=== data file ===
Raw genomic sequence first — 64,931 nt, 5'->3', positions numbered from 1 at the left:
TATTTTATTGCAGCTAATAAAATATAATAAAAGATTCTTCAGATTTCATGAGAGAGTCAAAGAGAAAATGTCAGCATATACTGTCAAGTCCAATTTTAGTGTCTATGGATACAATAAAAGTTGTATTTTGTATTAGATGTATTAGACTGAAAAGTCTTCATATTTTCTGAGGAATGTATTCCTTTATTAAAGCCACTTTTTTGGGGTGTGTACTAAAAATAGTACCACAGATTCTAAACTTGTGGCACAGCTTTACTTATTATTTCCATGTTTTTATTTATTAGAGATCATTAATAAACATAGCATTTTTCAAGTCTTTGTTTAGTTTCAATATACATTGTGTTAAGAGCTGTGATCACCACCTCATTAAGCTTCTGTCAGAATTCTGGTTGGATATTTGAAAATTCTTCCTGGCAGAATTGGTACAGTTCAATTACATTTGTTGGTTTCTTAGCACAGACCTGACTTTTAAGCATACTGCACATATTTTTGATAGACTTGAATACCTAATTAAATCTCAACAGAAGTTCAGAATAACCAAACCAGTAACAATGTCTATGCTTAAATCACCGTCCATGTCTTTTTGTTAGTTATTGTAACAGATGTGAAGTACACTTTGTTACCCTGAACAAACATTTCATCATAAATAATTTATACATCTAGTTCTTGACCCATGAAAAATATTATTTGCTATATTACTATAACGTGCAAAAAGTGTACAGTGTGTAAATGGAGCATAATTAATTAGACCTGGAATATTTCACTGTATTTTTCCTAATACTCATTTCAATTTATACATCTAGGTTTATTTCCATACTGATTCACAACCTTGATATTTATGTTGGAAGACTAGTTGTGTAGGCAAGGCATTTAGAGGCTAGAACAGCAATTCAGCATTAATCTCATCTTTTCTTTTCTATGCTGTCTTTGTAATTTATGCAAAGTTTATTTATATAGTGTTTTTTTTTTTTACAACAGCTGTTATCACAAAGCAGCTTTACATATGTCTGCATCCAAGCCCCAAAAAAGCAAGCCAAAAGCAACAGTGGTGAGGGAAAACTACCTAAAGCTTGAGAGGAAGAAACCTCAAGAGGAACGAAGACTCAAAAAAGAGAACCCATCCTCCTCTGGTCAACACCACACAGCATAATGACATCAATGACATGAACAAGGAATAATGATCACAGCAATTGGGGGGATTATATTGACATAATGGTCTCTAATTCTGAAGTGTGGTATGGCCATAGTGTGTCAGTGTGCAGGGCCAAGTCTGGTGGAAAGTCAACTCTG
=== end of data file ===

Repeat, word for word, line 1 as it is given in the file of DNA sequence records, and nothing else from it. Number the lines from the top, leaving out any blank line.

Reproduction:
Raw genomic sequence first — 64,931 nt, 5'->3', positions numbered from 1 at the left: